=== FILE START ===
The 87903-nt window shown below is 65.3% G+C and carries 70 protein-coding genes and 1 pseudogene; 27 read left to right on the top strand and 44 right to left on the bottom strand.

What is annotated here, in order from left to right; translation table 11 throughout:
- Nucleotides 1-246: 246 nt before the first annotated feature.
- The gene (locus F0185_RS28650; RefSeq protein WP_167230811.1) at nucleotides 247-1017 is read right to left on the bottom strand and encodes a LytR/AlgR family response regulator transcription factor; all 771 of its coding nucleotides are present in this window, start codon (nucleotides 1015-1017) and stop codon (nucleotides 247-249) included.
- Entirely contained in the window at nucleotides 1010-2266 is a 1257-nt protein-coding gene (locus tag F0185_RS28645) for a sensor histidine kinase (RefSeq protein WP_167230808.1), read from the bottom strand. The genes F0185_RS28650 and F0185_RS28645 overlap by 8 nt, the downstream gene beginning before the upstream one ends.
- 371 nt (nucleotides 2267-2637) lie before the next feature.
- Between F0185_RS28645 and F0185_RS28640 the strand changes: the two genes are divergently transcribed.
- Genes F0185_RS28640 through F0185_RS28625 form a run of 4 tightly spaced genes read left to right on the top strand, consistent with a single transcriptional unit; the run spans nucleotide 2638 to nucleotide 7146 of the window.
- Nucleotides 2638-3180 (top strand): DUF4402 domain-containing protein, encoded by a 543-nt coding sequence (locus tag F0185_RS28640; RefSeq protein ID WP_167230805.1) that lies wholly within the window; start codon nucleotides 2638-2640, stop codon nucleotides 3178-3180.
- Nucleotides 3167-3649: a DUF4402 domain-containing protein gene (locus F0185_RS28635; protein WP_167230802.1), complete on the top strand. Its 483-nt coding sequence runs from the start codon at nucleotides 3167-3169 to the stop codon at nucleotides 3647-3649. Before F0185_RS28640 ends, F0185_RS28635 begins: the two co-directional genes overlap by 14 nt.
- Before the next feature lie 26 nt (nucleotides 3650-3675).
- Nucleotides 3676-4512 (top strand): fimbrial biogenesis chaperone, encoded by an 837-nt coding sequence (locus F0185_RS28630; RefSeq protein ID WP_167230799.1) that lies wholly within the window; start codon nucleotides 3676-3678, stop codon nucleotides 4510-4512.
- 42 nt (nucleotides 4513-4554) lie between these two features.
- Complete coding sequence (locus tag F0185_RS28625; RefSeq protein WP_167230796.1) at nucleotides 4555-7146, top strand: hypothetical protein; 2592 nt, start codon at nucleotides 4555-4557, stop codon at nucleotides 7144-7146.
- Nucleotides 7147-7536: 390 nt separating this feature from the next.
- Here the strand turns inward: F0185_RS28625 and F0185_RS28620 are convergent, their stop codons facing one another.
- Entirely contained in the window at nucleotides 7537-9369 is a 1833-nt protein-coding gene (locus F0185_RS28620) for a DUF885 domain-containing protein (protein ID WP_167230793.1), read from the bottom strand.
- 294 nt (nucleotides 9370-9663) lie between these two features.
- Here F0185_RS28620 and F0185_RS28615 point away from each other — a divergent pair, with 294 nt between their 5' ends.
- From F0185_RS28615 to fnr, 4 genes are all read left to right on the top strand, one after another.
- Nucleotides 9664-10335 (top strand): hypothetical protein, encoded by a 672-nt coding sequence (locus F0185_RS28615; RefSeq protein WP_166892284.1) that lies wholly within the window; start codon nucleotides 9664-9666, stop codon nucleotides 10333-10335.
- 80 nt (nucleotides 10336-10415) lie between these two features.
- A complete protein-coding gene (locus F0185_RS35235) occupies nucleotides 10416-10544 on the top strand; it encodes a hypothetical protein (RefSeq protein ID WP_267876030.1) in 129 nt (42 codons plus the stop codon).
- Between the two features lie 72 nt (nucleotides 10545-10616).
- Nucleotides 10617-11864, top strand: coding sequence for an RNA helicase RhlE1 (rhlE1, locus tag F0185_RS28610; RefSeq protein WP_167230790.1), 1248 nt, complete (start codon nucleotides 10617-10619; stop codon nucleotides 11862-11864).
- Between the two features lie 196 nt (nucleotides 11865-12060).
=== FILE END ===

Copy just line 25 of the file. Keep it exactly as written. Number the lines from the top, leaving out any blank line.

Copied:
- Nucleotides 10617-11864, top strand: coding sequence for an RNA helicase RhlE1 (rhlE1, locus tag F0185_RS28610; RefSeq protein WP_167230790.1), 1248 nt, complete (start codon nucleotides 10617-10619; stop codon nucleotides 11862-11864).